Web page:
Data shows mixed performance for GB feeding herd

The latest performance data from Agrosoft shows a mixed performance in the feeding herd over the 12 months to December 2019.

The rearing herd recorded a considerable uplift in growth rate. AHDB analyst Felicity Rusk says this is more likely as a result of higher feed inputs rather than gains in efficiency.

In contrast, finishing pigs utilised feed more efficiently. However, a reduction in feed consumption did not translate into more rapid weight gain.

Rearing Herd

Pigs at the rearing stage gained marginally more weight per day in the 12 months ending December 2019 compared to the previous year.

The daily live weight gain for this period averaged 14g per day more when compared to the previous year coming in at 484g. As a result, pigs spent on average two fewer days at the rearing unit and were on average 300g heavier at the point of transfer.

Rusk says that the improvement in growth rates is also a reflection of higher feed usage, as across the rearing stage, feed consumption averaged 53.9kg/head in the 12 months to December 2019, equating to an additional 8% (3.9kg) for the same period the previous year.

Although feed usage was up on the year, rearing pigs were converting this feed less efficiently, as in the 12 months to December 2019, the feed conversion ratio (FCR) averaged 1.83, 0.13 more than the previous year, meaning an additional 130g of feed was required for every 1kg of weight gained.

Finishing Herd

Feed usage at the finishing stage recorded a decline. In the 12 months ending December 2019, feed consumption during the finishing staged totalled 197.7kg/head, 6.7kg (-3%) less than during the same period in the previous year.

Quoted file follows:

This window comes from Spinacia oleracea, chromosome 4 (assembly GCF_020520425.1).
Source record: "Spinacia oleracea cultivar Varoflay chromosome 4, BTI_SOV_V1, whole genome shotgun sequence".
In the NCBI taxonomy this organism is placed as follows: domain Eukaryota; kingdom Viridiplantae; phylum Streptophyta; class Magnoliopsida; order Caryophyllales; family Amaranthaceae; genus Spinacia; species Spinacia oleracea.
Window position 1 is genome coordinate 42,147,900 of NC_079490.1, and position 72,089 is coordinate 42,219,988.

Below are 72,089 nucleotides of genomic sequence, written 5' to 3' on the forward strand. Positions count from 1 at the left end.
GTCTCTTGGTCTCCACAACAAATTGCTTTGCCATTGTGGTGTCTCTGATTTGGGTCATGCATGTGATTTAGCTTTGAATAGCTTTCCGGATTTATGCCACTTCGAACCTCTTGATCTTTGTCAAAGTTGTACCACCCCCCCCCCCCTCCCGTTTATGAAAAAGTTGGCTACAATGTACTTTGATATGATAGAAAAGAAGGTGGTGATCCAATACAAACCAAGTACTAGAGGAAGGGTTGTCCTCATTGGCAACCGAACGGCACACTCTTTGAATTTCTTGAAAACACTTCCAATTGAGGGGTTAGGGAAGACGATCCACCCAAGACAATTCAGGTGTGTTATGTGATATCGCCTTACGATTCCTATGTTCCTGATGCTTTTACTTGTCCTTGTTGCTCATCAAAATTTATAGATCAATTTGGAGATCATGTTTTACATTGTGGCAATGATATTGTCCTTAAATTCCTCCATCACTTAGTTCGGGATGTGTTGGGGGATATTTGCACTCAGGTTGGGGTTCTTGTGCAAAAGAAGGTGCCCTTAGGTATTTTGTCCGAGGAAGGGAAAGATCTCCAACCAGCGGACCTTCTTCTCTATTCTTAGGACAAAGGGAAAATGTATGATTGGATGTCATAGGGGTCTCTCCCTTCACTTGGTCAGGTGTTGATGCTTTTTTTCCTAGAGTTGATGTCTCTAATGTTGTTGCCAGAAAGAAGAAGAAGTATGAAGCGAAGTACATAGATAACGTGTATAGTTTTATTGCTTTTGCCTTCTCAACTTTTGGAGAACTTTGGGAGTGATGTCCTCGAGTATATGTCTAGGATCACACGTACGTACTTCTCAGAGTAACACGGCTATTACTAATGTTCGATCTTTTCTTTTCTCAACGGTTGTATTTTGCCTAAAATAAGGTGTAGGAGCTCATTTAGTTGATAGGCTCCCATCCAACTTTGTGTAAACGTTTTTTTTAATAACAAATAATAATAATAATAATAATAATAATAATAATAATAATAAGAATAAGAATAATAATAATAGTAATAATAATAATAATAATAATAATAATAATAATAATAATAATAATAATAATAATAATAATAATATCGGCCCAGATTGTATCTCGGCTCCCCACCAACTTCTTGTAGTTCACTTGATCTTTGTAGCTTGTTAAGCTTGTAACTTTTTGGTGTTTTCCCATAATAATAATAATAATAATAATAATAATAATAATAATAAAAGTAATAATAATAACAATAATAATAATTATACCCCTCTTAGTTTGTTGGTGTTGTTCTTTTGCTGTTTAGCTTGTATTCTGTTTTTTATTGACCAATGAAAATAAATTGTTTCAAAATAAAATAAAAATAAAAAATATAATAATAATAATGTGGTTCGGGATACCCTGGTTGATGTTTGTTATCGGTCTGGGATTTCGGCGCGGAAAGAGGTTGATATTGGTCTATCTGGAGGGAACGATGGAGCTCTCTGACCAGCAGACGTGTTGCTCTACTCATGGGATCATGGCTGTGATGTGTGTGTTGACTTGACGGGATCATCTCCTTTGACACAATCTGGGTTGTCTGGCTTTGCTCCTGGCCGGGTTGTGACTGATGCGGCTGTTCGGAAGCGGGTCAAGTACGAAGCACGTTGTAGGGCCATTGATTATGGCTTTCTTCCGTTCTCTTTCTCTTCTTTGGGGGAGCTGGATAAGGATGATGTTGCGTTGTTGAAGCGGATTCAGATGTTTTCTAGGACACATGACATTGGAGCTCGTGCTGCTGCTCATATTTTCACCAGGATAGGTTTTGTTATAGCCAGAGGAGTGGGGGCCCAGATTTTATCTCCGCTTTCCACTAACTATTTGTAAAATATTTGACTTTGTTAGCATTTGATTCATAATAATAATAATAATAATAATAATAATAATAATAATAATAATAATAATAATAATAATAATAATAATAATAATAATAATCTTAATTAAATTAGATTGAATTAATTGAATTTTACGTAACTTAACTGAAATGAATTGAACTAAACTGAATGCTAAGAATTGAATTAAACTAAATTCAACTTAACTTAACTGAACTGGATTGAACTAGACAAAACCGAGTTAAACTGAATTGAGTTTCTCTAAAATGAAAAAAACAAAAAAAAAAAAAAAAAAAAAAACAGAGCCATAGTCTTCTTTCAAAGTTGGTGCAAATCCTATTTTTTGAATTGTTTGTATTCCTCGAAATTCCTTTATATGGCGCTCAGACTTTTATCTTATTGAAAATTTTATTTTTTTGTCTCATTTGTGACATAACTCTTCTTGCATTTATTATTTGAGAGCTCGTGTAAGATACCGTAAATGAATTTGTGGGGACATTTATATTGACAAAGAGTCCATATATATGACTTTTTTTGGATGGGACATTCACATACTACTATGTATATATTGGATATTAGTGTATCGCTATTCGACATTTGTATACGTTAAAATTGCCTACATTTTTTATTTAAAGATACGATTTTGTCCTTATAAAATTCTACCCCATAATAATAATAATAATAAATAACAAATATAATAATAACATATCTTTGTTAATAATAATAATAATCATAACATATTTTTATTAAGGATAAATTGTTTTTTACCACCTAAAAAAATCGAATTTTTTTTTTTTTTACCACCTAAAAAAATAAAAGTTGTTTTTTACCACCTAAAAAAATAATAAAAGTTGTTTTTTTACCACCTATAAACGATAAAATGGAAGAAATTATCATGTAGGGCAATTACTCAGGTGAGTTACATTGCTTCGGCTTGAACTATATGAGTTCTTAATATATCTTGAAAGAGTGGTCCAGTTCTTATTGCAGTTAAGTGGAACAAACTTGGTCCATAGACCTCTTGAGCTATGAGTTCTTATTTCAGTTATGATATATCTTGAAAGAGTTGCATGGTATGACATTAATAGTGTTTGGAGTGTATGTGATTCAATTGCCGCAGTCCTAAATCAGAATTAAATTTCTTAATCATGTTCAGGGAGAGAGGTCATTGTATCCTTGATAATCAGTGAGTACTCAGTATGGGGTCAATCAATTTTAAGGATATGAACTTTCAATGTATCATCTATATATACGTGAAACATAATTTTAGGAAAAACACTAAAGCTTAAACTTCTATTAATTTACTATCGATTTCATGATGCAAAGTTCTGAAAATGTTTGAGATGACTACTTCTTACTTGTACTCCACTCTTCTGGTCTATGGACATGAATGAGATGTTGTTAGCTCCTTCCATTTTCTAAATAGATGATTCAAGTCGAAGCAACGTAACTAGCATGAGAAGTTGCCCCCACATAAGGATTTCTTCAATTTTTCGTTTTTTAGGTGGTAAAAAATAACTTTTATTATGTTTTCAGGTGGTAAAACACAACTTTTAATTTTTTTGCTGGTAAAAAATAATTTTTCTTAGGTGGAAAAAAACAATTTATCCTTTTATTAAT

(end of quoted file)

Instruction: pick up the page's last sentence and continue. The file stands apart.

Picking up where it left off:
However, pigs at the finishing stage were more efficient in the 12 months ending December 2019, compared to the previous year, as the FCR averaged 2.68, 0.11 lower than the same across the same period in the previous year, meaning 110g less feed was required for each 1kg of weight put on by a pig. This improvement in feed efficiency equated to a 2.4p saving in the variable costs

while pigs at the finishing stage were more efficient, this did not translate into higher weight gain. the daily live weight gain averaged at 860g in the 12 months ending December 2019, 6g per day less than the year before.

The slightly slower growth along with finishing pigs to a heavier weight meant pigs were in the finishing unit for an additional day on average compared to the previous year.  Combined, these added around 0.7p to the variable costs compared to last year.

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